Some rare dinosaur footprints have been discovered on a Scottish island.
The tracks were made 170 million years ago in a muddy shallow lagoon on the Isle of Skye.
Experts say it's a really important find and they're hoping it'll help them understand more about how dinosaurs evolved.
Most of the 50 prints were made by two different types of dinosaurs: Sauropods and Theropods.
Sauropods stood up to two metres tall and were long-necked, plant-eating dinosaurs like the Brontosaurus.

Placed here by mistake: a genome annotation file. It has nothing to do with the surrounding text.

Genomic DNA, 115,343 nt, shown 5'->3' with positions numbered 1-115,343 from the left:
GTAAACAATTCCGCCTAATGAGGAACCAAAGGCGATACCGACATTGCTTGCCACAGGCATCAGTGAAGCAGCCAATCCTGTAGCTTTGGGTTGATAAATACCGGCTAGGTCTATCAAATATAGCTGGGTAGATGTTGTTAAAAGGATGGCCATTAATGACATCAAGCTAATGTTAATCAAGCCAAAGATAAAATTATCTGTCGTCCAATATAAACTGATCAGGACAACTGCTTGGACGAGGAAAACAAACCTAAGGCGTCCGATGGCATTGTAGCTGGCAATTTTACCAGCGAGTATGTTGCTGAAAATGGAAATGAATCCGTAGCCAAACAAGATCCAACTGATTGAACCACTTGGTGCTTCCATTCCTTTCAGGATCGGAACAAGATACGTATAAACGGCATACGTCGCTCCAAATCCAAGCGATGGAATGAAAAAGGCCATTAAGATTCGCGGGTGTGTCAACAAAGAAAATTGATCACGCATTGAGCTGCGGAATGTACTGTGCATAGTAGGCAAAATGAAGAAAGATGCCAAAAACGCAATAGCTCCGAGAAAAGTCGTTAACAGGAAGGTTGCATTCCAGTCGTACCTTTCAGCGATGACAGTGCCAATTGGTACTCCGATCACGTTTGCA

Theropods were a similar size and were early cousins of two-legged, meat-eating dinosaurs like the Tyrannosaurus Rex.
Researchers say the footprints are rare evidence of the Middle Jurassic period.
Few fossil sites have been found from this period around the world.
They suggest dinosaurs were in Scotland for longer than first thought.